Header

UZH-Logo

Maintenance Infos

Benchmarking Distance Control and Virtual Drilling for Lateral Skull Base Surgery


Voormolen, Eduard H J; Diederen, Sander; van Stralen, Marijn; Woerdeman, Peter A; Noordmans, Herke Jan; Viergever, Max A; Regli, Luca; Robe, Pierre A; Berkelbach van der Sprenkel, Jan Willem (2018). Benchmarking Distance Control and Virtual Drilling for Lateral Skull Base Surgery. World Neurosurgery, 109:e217-e228.

Abstract

BACKGROUND Novel audiovisual feedback methods were developed to improve image guidance during skull base surgery by providing audiovisual warnings when the drill tip enters a protective perimeter set at a distance around anatomic structures ("distance control") and visualizing bone drilling ("virtual drilling").
OBJECTIVE To benchmark the drill damage risk reduction provided by distance control, to quantify the accuracy of virtual drilling, and to investigate whether the proposed feedback methods are clinically feasible.
METHODS In a simulated surgical scenario using human cadavers, 12 unexperienced users (medical students) drilled 12 mastoidectomies. Users were divided into a control group using standard image guidance and 3 groups using distance control with protective perimeters of 1, 2, or 3 mm. Damage to critical structures (sigmoid sinus, semicircular canals, facial nerve) was assessed. Neurosurgeons performed another 6 mastoidectomy/trans-labyrinthine and retro-labyrinthine approaches. Virtual errors as compared with real postoperative drill cavities were calculated. In a clinical setting, 3 patients received lateral skull base surgery with the proposed feedback methods.
RESULTS Users drilling with distance control protective perimeters of 3 mm did not damage structures, whereas the groups using smaller protective perimeters and the control group injured structures. Virtual drilling maximum cavity underestimations and overestimations were 2.8 ± 0.1 and 3.3 ± 0.4 mm, respectively. Feedback methods functioned properly in the clinical setting.
CONCLUSION Distance control reduced the risks of drill damage proportional to the protective perimeter distance. Errors in virtual drilling reflect spatial errors of the image guidance system. These feedback methods are clinically feasible.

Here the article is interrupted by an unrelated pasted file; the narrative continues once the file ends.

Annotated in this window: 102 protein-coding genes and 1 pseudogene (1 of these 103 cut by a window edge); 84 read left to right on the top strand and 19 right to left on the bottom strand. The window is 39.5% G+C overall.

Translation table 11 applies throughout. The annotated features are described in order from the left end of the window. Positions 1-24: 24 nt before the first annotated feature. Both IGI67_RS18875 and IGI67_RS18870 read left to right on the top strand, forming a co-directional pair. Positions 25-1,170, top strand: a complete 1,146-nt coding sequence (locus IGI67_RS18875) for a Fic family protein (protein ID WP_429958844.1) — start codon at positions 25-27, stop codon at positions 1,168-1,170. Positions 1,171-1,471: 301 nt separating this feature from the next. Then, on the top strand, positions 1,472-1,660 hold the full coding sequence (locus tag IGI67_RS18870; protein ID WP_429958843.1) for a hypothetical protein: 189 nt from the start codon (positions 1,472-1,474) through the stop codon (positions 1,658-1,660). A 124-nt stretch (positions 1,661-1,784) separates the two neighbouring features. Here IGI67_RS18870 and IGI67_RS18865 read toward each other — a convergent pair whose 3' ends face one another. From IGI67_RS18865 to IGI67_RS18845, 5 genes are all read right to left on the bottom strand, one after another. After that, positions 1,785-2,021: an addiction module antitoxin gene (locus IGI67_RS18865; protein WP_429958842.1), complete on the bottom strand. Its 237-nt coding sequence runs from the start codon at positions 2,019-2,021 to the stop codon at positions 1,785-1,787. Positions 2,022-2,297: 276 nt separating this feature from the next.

Abstract

BACKGROUND Novel audiovisual feedback methods were developed to improve image guidance during skull base surgery by providing audiovisual warnings when the drill tip enters a protective perimeter set at a distance around anatomic structures ("distance control") and visualizing bone drilling ("virtual drilling").
OBJECTIVE To benchmark the drill damage risk reduction provided by distance control, to quantify the accuracy of virtual drilling, and to investigate whether the proposed feedback methods are clinically feasible.
METHODS In a simulated surgical scenario using human cadavers, 12 unexperienced users (medical students) drilled 12 mastoidectomies. Users were divided into a control group using standard image guidance and 3 groups using distance control with protective perimeters of 1, 2, or 3 mm. Damage to critical structures (sigmoid sinus, semicircular canals, facial nerve) was assessed. Neurosurgeons performed another 6 mastoidectomy/trans-labyrinthine and retro-labyrinthine approaches. Virtual errors as compared with real postoperative drill cavities were calculated. In a clinical setting, 3 patients received lateral skull base surgery with the proposed feedback methods.
RESULTS Users drilling with distance control protective perimeters of 3 mm did not damage structures, whereas the groups using smaller protective perimeters and the control group injured structures. Virtual drilling maximum cavity underestimations and overestimations were 2.8 ± 0.1 and 3.3 ± 0.4 mm, respectively. Feedback methods functioned properly in the clinical setting.
CONCLUSION Distance control reduced the risks of drill damage proportional to the protective perimeter distance. Errors in virtual drilling reflect spatial errors of the image guidance system. These feedback methods are clinically feasible.

Statistics

Citations

Altmetrics

Additional indexing

Item Type:Journal Article, refereed, original work
Communities & Collections:04 Faculty of Medicine > University Hospital Zurich > Clinic for Neurosurgery
Dewey Decimal Classification:610 Medicine & health
Language:English
Date:January 2018
Deposited On:19 Apr 2018 10:32
Last Modified:17 Sep 2019 19:18
Publisher:Elsevier
ISSN:1878-8750
OA Status:Closed
Publisher DOI:https://doi.org/10.1016/j.wneu.2017.09.142
PubMed ID:28966150

Download

Full text not available from this repository.
View at publisher

Get full-text in a library